Microsoft's $69B Bid To Acquire Activision Blizzard Receives European Union Approval

Zinger Key Points
  • EU approves Microsoft's $68.7B Activision Blizzard acquisition after concessions addressing competition concerns in cloud gaming.
  • Microsoft still faces challenges in convincing other regulators and competitors, including Sony and the U.S. FTC.

The European Union's antitrust regulator has given its approval Monday to Microsoft Corporation's MSFT proposed $68.7-billion acquisition of Activision Blizzard Inc. ATVI.

The EU Decision: The decision came after Microsoft made specific concessions aimed at addressing concerns regarding competition in the cloud gaming market. These concessions ensure that rival companies would continue to have access to games developed by Activision, including the immensely popular "Call of Duty" franchise.

See Also: Activision Blizzard In 'Pannick' Mode, Taps Queen Elizabeth II's Former Lawyer For CMA Appeal

"The approval is conditional on full compliance with the commitments offered by Microsoft," the European Commission stated.

"The commitments fully address the competition concerns identified by the Commission and represent a significant improvement for cloud gaming as compared to the current situation."

Under the proposed remedies, Microsoft offers a 10-year free license to European Economic Area consumers, enabling them to stream all current and future Activision Blizzard PC and console games through their preferred cloud game streaming services.

This license extends to EEA-based cloud game streaming providers, allowing them to offer their users the ability to stream Activision Blizzard games.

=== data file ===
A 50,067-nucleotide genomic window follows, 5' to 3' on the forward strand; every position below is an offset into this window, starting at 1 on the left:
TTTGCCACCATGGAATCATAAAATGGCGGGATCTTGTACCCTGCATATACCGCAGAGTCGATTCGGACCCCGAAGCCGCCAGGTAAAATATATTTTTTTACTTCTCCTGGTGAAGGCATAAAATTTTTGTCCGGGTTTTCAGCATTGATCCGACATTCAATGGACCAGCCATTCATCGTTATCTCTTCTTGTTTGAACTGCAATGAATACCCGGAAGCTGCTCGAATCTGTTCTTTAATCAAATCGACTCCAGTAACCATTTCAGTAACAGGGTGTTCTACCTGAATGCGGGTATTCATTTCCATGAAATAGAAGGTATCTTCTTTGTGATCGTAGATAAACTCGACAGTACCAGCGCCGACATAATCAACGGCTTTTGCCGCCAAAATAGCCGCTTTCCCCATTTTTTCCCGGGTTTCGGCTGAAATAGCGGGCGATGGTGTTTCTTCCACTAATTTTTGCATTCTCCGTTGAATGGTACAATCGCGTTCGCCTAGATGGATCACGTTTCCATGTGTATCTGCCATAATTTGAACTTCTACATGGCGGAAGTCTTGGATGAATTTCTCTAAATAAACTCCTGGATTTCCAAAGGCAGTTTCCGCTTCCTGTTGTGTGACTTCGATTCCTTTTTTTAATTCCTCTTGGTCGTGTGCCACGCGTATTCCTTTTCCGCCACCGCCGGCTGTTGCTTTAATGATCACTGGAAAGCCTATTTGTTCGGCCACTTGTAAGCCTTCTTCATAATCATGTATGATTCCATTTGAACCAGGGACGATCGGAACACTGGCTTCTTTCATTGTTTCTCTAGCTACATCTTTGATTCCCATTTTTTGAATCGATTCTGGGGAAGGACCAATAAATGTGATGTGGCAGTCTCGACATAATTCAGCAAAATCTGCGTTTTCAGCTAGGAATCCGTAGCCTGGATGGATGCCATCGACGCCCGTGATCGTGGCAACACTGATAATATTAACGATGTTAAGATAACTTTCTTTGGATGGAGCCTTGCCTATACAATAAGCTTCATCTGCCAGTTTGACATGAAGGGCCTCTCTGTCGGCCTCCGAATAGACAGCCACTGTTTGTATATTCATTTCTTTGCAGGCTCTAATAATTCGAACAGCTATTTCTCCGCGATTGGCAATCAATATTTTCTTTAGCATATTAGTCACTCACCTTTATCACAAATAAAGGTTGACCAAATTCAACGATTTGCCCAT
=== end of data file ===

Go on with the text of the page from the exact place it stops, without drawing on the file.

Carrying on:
What It Means For The Merger: This news offers a glimmer of hope for the proposed deal after U.K.'s Competition and Markets Authority blocked the acquisition on April 26.

In a press release, the regulator concluded: "The Commission's in-depth market investigation indicated that Microsoft would not be able to harm rival consoles and rival multi-game subscription services. At the same time, it confirmed that Microsoft could harm competition in the distribution of games via cloud game streaming services and that its position in the market for PC operating systems would be strengthened."

While the EU approval signals progress, Microsoft still faces an arduous task of persuading other regulators and key competitors, including Sony, the U.S. Federal Trade Commission (FTC) and the U.K.'s CMA, that its acquisition of Activision Blizzard will not hinder competition.

Read Next: Microsoft's Profitability At Risk With 'Call of Duty' Exclusivity, UK Regulator Focuses On Cloud Gaming Monopoly

Image credits: Anton Vierietin and FellowNeko on Shutterstock

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Posted In: GamingM&ANewsEurozoneTop StoriesMarketsGeneralEUEuropean Unionvideo games
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